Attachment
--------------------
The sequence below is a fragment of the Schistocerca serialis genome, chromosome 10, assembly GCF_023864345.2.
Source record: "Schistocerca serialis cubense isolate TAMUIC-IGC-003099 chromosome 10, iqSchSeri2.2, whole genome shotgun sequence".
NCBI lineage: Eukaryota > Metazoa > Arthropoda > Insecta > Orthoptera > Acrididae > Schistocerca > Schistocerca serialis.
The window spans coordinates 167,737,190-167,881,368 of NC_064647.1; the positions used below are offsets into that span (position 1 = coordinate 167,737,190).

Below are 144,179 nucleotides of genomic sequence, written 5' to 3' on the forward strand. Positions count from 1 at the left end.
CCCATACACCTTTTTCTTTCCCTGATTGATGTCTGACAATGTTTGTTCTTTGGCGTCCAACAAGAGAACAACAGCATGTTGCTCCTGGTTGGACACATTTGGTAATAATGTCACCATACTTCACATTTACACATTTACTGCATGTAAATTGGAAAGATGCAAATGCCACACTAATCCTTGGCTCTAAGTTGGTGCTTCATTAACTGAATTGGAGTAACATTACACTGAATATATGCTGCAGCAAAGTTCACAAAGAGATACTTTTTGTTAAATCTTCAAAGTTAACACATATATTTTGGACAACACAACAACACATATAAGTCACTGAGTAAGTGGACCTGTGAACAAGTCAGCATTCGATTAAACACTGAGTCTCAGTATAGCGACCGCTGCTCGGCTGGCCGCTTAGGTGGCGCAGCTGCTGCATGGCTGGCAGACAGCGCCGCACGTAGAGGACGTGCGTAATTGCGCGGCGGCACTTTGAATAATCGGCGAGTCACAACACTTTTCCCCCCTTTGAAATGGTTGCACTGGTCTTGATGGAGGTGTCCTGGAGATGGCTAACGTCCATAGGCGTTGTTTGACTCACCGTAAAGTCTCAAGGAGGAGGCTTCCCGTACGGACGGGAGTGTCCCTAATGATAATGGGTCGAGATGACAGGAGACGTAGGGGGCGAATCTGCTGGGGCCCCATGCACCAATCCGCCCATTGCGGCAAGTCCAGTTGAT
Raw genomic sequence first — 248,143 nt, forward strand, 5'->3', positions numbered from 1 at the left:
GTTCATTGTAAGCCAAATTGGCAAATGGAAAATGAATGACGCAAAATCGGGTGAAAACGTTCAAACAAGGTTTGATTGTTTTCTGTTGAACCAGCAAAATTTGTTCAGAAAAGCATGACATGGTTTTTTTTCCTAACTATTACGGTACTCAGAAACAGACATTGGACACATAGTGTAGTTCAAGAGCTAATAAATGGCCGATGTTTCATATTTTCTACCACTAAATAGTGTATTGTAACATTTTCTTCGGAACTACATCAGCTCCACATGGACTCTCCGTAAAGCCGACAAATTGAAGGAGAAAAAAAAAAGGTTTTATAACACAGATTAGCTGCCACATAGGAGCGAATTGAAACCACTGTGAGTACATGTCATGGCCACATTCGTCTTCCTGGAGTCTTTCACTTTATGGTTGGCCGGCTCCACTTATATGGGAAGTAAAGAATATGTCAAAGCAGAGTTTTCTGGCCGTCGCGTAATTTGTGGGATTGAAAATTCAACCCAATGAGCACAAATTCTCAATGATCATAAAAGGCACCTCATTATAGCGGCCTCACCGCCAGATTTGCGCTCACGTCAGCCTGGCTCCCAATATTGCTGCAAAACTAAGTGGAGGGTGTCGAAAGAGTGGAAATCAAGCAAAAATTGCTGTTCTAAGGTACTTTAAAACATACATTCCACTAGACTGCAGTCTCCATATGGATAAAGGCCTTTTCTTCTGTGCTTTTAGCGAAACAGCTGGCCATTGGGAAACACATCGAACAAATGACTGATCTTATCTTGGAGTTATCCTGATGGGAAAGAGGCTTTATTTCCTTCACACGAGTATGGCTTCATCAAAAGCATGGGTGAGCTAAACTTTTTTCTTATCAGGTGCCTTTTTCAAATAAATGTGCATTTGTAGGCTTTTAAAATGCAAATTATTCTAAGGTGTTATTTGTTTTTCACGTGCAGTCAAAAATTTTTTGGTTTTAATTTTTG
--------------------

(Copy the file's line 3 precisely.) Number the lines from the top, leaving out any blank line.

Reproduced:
NCBI lineage: Eukaryota > Metazoa > Arthropoda > Insecta > Orthoptera > Acrididae > Schistocerca > Schistocerca serialis.